Julie Blakstad (Norway and Man City)
Julie Blakstad was on target during Norway’s Euro 2022 opener against Northern Ireland, netting in a 4-1 victory. The 20-year-old only took 10 minutes to make her mark at St Mary’s Stadium, with further strikes from Frida Maanum, Caroline Graham Hansen and Chelsea’s Guro Reiten.
Her passing accuracy ranked particularly high among the tournament’s midfield contingent – 84 per cent – but had her competition cut unfortunately short as Norway failed to make it beyond the group stage.
Watch the stars of England’s Euro 2022 triumph play in the Women’s Super League live on Sky Sports during the 2022/23 season; the new campaign gets under way on September 10.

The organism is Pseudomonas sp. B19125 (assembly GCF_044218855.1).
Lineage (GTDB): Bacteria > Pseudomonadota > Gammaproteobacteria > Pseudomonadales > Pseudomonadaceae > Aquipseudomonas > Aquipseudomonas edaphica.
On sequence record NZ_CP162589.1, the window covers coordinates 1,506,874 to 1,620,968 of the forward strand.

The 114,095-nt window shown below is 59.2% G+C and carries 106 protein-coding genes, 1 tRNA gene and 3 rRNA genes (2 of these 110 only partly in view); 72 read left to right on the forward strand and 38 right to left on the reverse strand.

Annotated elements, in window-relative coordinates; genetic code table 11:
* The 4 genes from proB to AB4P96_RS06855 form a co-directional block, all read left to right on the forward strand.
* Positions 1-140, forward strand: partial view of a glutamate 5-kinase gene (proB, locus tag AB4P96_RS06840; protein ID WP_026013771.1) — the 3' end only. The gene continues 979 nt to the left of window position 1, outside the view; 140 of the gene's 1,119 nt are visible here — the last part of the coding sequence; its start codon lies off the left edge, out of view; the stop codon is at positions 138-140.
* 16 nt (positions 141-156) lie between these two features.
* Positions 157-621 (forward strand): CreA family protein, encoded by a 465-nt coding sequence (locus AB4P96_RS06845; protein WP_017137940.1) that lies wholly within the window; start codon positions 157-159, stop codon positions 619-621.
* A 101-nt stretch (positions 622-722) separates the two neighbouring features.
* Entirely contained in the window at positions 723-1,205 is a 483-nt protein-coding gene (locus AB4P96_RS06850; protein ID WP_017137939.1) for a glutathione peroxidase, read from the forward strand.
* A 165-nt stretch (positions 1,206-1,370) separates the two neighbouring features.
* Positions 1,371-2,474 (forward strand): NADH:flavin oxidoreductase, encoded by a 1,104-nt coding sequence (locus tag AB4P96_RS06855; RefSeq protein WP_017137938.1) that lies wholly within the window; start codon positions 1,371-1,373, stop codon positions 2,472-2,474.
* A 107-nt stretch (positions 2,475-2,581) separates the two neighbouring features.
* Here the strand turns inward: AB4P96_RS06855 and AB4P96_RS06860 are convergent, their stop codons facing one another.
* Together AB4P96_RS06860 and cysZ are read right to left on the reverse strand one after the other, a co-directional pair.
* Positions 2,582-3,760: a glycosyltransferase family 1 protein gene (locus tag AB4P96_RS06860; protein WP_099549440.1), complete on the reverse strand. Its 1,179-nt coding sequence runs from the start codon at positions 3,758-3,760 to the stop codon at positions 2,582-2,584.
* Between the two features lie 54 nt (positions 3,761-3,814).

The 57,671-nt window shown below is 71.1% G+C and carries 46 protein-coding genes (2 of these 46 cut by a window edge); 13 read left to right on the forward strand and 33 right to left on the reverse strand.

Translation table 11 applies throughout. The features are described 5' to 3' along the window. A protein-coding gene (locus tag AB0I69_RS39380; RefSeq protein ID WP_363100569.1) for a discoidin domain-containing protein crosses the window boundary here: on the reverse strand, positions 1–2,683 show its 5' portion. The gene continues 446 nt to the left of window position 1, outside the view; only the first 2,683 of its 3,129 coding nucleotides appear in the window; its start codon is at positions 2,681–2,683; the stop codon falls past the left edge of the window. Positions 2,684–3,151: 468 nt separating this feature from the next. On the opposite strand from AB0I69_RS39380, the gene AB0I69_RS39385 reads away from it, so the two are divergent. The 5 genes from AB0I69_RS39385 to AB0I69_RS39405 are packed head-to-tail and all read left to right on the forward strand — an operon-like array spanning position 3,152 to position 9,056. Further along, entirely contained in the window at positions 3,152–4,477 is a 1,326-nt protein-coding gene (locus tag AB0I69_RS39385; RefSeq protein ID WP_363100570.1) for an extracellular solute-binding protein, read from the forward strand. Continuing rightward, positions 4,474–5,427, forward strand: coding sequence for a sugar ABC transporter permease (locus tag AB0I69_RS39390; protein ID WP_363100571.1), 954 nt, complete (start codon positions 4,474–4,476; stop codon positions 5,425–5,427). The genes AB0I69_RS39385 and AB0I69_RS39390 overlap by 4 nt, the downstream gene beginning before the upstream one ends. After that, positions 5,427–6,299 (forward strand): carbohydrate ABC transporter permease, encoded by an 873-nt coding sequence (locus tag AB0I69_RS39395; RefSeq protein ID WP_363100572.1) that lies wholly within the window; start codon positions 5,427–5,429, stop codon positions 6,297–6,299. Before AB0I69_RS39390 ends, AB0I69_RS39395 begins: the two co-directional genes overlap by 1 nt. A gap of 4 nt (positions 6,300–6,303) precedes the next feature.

England captain Williamson will lead her Arsenal side into an opening weekend clash at Manchester City in front of the Sky cameras on September 11.
That match comes a day after the season’s curtain-raiser between Tottenham and Manchester United at 12.30pm on September 10, also live on Sky Sports.